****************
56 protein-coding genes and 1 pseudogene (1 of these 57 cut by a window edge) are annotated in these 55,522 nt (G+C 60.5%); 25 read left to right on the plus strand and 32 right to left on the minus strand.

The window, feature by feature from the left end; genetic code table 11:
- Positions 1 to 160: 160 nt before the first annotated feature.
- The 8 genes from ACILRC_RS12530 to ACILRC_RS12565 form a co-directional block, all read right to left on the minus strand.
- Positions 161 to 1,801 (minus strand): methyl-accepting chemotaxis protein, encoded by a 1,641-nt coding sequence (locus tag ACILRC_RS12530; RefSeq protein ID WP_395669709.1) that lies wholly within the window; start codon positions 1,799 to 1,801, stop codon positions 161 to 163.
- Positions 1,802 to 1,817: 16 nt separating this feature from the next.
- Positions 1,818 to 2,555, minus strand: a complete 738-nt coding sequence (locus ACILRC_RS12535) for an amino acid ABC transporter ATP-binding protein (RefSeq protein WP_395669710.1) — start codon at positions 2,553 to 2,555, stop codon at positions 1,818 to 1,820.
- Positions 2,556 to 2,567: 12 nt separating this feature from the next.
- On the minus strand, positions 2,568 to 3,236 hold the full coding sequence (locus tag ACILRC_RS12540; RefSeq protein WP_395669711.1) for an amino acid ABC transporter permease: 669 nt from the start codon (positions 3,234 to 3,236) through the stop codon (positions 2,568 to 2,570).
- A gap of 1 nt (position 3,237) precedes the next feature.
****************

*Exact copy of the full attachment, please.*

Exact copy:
56 protein-coding genes and 1 pseudogene (1 of these 57 cut by a window edge) are annotated in these 55,522 nt (G+C 60.5%); 25 read left to right on the plus strand and 32 right to left on the minus strand.

The window, feature by feature from the left end; genetic code table 11:
- Positions 1 to 160: 160 nt before the first annotated feature.
- The 8 genes from ACILRC_RS12530 to ACILRC_RS12565 form a co-directional block, all read right to left on the minus strand.
- Positions 161 to 1,801 (minus strand): methyl-accepting chemotaxis protein, encoded by a 1,641-nt coding sequence (locus tag ACILRC_RS12530; RefSeq protein ID WP_395669709.1) that lies wholly within the window; start codon positions 1,799 to 1,801, stop codon positions 161 to 163.
- Positions 1,802 to 1,817: 16 nt separating this feature from the next.
- Positions 1,818 to 2,555, minus strand: a complete 738-nt coding sequence (locus ACILRC_RS12535) for an amino acid ABC transporter ATP-binding protein (RefSeq protein WP_395669710.1) — start codon at positions 2,553 to 2,555, stop codon at positions 1,818 to 1,820.
- Positions 2,556 to 2,567: 12 nt separating this feature from the next.
- On the minus strand, positions 2,568 to 3,236 hold the full coding sequence (locus tag ACILRC_RS12540; RefSeq protein WP_395669711.1) for an amino acid ABC transporter permease: 669 nt from the start codon (positions 3,234 to 3,236) through the stop codon (positions 2,568 to 2,570).
- A gap of 1 nt (position 3,237) precedes the next feature.